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Monday, 29 May 2017

Loans for Storing Crops Help Niger's Farmers Absorb Climate Shocks

Lack of storage forces farmers to sell their harvest at low prices - but changing that can help them get ahead Surveying his village's stocks of rice, sesame, millet and other food in a storehouse piled high with bags, Amadou Hassane is satisfied - but still a little anxious about the oversupply of baobab leaves. With the rainy season set to start soon in Niger, Hassane and his fellow farmers need buyers for their leaves before the rains come, driving the prices down as fresh leaves sprout and supply surges across the western region of Tillabery. "Life is hard because it is difficult to know when the first rains will come," Hassane told the Thomson Reuters Foundation, holding a list of each farmer's contribution to the village's stockpile. "But we are lucky to have this warrantage system in place, because it means we can sell when the price is good, rather than being forced to do so right away after harvest," he added. Because of a lack of storage facilities, many farmers across the developing world have no choice but to sell their produce after harvest, usually at low prices because supplies are plentiful at that time. Later in the year, they then need to buy food for their families - but during this "lean season", before the next harvest, prices for grain and other food are at their highest. To add to their problems, in countries like Niger, in Africa's Sahel region, increasingly erratic weather patterns and unpredictable climate shocks - such as floods and droughts - are hitting harvests. That has left many of the West Africa nation's 20 million people struggling to grow or afford enough food. But a rural credit scheme that lets farmers store their harvest and obtain loans against it - with the money paid back in the dry season when crop prices and sales income are higher - is boosting resilience to climate change, experts say. The warrantage system is part of a project launched in 2015, funded by the U.K. Department for International Development (DFID) and led by CARE International, to help farming communities in Niger access loans, and encourage them to diversify the crops and products they store.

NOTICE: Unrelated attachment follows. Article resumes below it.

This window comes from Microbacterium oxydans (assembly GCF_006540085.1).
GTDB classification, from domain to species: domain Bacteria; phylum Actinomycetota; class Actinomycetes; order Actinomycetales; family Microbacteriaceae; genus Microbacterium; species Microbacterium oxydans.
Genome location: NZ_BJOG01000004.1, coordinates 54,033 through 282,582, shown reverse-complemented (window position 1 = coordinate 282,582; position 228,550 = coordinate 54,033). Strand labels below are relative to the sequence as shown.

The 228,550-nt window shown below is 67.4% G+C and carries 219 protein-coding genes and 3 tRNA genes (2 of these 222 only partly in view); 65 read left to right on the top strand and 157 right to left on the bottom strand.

Source: Allafrica